We conduct trust games in three villages in a northeastern Romanian commune. From 1775-1919, these villages were arbitrarily assigned to opposite sides of the Habsburg and Ottoman/Russian border despite being located seven kilometers apart. Russian and Ottoman Öscal institutions were more rapacious than Habsburg institutions, which may have eroded trust of outsiders (relative to co-villagers). Our design permits us to rigorously test this conjecture, and more generally, whether historically institutionalized cultural norms are transmitted intergenerationally. We Önd that participants on the Ottoman/Russian side are indeed less likely to trust outsiders but more likely to trust co-villagers.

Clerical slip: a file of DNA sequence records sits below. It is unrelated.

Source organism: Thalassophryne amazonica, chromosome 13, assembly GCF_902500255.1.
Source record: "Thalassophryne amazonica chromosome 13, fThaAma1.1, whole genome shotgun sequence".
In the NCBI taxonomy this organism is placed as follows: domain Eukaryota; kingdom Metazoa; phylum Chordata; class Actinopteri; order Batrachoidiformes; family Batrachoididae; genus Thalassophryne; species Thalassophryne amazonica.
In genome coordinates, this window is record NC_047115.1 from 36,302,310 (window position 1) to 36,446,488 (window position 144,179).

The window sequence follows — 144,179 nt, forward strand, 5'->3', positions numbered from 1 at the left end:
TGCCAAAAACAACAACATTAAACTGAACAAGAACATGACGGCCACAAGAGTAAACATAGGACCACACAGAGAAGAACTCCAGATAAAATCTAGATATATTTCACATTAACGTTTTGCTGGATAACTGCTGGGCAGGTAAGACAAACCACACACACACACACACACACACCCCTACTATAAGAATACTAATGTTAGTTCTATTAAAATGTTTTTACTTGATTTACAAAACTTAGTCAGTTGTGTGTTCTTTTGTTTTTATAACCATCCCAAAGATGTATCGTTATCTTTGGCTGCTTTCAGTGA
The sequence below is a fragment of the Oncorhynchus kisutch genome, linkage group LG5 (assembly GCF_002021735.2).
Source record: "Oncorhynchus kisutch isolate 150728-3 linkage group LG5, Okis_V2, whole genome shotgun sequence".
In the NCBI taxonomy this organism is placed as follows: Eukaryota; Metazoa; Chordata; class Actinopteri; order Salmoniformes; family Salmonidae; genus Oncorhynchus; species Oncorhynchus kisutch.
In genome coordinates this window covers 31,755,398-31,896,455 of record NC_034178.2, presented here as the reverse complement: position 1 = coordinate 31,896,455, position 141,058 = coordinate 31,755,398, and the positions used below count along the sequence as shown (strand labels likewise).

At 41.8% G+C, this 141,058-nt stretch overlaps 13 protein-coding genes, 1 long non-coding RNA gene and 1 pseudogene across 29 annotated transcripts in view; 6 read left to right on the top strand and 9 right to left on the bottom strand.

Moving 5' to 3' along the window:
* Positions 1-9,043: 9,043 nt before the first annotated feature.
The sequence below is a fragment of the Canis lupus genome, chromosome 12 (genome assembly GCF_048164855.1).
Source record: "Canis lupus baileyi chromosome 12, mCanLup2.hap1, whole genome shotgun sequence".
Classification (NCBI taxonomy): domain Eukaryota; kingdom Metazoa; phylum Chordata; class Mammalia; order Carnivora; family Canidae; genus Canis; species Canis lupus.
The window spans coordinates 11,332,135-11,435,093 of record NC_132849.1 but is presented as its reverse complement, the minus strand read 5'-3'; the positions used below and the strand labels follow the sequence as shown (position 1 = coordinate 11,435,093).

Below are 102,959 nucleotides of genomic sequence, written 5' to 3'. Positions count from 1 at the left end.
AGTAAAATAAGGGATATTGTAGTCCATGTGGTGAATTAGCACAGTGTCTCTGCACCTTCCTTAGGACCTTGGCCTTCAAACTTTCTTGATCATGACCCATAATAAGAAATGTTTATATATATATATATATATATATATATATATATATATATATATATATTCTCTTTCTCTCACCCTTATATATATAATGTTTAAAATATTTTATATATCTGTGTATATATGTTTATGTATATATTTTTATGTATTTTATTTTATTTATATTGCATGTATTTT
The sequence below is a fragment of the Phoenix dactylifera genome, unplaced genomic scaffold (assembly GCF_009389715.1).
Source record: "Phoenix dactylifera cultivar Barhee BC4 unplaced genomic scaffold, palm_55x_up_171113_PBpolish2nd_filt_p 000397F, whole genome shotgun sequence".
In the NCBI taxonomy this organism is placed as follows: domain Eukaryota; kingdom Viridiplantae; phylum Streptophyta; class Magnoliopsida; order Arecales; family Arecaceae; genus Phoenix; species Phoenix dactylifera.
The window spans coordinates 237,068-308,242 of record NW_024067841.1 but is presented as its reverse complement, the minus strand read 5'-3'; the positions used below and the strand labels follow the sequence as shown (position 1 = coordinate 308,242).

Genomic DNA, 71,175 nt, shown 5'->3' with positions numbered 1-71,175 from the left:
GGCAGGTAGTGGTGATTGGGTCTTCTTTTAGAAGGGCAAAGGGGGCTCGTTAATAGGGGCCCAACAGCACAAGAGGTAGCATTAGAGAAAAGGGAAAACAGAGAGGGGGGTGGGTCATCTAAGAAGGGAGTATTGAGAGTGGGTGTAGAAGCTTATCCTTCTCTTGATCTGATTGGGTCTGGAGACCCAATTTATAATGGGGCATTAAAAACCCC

Rubin, J., & Karaja, E. (2017). The cultural transmission of trust norms: Evidence from a lab in the field on a natural experiment. ESI Working Papers 17-08. Retrieved from http://digitalcommons.chapman.edu/esi_working_papers/218/